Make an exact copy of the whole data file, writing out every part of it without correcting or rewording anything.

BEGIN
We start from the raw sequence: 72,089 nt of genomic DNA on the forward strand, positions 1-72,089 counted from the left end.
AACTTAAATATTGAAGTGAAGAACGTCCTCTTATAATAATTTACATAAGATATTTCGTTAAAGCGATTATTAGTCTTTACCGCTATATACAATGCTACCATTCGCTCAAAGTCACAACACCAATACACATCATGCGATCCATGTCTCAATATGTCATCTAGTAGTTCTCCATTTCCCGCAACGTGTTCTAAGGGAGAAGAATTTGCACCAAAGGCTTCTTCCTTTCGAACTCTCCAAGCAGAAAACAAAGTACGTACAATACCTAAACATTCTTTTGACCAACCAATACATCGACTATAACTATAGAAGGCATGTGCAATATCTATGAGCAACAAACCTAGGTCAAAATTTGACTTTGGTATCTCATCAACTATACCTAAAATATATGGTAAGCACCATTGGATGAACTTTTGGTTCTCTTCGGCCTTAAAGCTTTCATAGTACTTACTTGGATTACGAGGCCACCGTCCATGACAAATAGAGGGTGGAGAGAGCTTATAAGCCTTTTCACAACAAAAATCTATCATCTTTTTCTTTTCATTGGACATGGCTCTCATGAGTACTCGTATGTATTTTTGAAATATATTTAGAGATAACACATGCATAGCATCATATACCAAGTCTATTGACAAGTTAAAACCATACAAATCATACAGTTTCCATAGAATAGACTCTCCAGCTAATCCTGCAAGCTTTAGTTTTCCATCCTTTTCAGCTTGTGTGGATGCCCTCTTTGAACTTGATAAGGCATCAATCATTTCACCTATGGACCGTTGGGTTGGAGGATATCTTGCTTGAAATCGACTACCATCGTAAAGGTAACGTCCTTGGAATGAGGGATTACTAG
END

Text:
We start from the raw sequence: 72,089 nt of genomic DNA on the forward strand, positions 1-72,089 counted from the left end.
AACTTAAATATTGAAGTGAAGAACGTCCTCTTATAATAATTTACATAAGATATTTCGTTAAAGCGATTATTAGTCTTTACCGCTATATACAATGCTACCATTCGCTCAAAGTCACAACACCAATACACATCATGCGATCCATGTCTCAATATGTCATCTAGTAGTTCTCCATTTCCCGCAACGTGTTCTAAGGGAGAAGAATTTGCACCAAAGGCTTCTTCCTTTCGAACTCTCCAAGCAGAAAACAAAGTACGTACAATACCTAAACATTCTTTTGACCAACCAATACATCGACTATAACTATAGAAGGCATGTGCAATATCTATGAGCAACAAACCTAGGTCAAAATTTGACTTTGGTATCTCATCAACTATACCTAAAATATATGGTAAGCACCATTGGATGAACTTTTGGTTCTCTTCGGCCTTAAAGCTTTCATAGTACTTACTTGGATTACGAGGCCACCGTCCATGACAAATAGAGGGTGGAGAGAGCTTATAAGCCTTTTCACAACAAAAATCTATCATCTTTTTCTTTTCATTGGACATGGCTCTCATGAGTACTCGTATGTATTTTTGAAATATATTTAGAGATAACACATGCATAGCATCATATACCAAGTCTATTGACAAGTTAAAACCATACAAATCATACAGTTTCCATAGAATAGACTCTCCAGCTAATCCTGCAAGCTTTAGTTTTCCATCCTTTTCAGCTTGTGTGGATGCCCTCTTTGAACTTGATAAGGCATCAATCATTTCACCTATGGACCGTTGGGTTGGAGGATATCTTGCTTGAAATCGACTACCATCGTAAAGGTAACGTCCTTGGAATGAGGGATTACTAG